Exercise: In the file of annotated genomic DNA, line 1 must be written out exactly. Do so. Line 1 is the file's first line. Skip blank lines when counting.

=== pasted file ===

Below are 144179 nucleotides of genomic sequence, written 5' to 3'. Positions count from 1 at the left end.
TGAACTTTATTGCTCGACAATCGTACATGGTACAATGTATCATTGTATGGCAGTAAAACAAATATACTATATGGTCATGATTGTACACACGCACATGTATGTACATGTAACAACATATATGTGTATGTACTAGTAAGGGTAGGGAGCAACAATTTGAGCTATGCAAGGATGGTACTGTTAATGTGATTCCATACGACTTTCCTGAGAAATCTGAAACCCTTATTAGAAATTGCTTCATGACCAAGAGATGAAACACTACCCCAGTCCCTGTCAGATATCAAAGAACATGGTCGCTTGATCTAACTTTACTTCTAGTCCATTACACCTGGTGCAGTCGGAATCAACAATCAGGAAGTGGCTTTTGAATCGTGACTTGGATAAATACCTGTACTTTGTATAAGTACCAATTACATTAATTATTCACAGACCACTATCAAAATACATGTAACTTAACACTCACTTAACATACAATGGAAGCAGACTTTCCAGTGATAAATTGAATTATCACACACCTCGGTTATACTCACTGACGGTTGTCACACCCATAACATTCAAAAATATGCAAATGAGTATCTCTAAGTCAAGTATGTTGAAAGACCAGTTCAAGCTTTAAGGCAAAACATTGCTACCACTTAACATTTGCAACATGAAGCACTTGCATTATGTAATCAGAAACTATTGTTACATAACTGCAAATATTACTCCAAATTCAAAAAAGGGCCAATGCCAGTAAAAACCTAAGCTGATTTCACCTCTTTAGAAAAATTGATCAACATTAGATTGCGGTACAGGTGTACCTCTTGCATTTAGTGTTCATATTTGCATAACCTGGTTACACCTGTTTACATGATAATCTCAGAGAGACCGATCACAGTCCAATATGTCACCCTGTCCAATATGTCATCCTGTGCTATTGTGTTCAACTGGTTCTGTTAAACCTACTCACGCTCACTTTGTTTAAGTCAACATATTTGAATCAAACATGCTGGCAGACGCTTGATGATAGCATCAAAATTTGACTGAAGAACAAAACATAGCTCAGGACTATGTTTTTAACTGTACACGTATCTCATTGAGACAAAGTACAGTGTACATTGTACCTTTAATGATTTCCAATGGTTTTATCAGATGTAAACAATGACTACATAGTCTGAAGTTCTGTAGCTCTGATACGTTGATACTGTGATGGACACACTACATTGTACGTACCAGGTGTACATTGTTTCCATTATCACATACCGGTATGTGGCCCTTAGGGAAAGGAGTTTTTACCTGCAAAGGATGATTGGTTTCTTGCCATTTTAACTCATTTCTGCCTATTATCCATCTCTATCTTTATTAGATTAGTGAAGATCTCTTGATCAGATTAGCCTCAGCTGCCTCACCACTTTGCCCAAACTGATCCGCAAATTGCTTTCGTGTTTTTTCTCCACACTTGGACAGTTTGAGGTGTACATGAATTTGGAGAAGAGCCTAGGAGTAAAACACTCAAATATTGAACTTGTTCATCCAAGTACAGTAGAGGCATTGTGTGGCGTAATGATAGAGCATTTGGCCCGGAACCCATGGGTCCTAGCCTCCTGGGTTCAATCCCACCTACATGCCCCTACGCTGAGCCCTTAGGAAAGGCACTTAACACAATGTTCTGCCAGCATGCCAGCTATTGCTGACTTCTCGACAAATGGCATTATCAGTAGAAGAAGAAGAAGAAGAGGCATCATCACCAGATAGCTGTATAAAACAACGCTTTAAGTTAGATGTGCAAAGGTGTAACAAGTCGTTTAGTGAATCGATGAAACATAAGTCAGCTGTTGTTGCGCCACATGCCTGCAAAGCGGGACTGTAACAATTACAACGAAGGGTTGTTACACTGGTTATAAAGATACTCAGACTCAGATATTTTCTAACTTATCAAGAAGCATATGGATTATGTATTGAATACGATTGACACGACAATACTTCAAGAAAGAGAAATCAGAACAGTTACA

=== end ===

Below are 144179 nucleotides of genomic sequence, written 5' to 3'. Positions count from 1 at the left end.